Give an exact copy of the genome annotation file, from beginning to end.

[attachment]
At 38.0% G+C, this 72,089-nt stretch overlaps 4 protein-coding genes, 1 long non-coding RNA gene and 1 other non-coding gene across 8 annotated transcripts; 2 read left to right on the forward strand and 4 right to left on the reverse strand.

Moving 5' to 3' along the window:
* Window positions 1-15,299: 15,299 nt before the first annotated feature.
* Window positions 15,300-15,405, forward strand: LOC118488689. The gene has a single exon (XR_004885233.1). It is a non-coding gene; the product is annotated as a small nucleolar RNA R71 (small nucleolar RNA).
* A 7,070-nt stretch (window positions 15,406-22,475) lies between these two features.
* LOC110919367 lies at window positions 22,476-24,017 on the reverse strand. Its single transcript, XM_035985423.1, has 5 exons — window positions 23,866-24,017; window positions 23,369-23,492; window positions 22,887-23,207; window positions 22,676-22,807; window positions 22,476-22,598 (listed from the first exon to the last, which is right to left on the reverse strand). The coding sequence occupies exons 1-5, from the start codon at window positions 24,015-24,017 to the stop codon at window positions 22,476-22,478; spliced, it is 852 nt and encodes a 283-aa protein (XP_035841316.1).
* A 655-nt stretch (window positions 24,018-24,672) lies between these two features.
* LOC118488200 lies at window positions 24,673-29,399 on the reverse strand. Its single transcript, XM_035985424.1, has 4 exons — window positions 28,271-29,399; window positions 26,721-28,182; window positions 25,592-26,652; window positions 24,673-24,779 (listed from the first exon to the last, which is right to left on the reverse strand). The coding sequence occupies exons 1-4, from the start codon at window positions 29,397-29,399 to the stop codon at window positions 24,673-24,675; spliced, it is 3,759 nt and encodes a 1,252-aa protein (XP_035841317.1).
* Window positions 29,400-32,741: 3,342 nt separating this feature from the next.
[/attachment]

At 38.0% G+C, this 72,089-nt stretch overlaps 4 protein-coding genes, 1 long non-coding RNA gene and 1 other non-coding gene across 8 annotated transcripts; 2 read left to right on the forward strand and 4 right to left on the reverse strand.

Moving 5' to 3' along the window:
* Window positions 1-15,299: 15,299 nt before the first annotated feature.
* Window positions 15,300-15,405, forward strand: LOC118488689. The gene has a single exon (XR_004885233.1). It is a non-coding gene; the product is annotated as a small nucleolar RNA R71 (small nucleolar RNA).
* A 7,070-nt stretch (window positions 15,406-22,475) lies between these two features.
* LOC110919367 lies at window positions 22,476-24,017 on the reverse strand. Its single transcript, XM_035985423.1, has 5 exons — window positions 23,866-24,017; window positions 23,369-23,492; window positions 22,887-23,207; window positions 22,676-22,807; window positions 22,476-22,598 (listed from the first exon to the last, which is right to left on the reverse strand). The coding sequence occupies exons 1-5, from the start codon at window positions 24,015-24,017 to the stop codon at window positions 22,476-22,478; spliced, it is 852 nt and encodes a 283-aa protein (XP_035841316.1).
* A 655-nt stretch (window positions 24,018-24,672) lies between these two features.
* LOC118488200 lies at window positions 24,673-29,399 on the reverse strand. Its single transcript, XM_035985424.1, has 4 exons — window positions 28,271-29,399; window positions 26,721-28,182; window positions 25,592-26,652; window positions 24,673-24,779 (listed from the first exon to the last, which is right to left on the reverse strand). The coding sequence occupies exons 1-4, from the start codon at window positions 29,397-29,399 to the stop codon at window positions 24,673-24,675; spliced, it is 3,759 nt and encodes a 1,252-aa protein (XP_035841317.1).
* Window positions 29,400-32,741: 3,342 nt separating this feature from the next.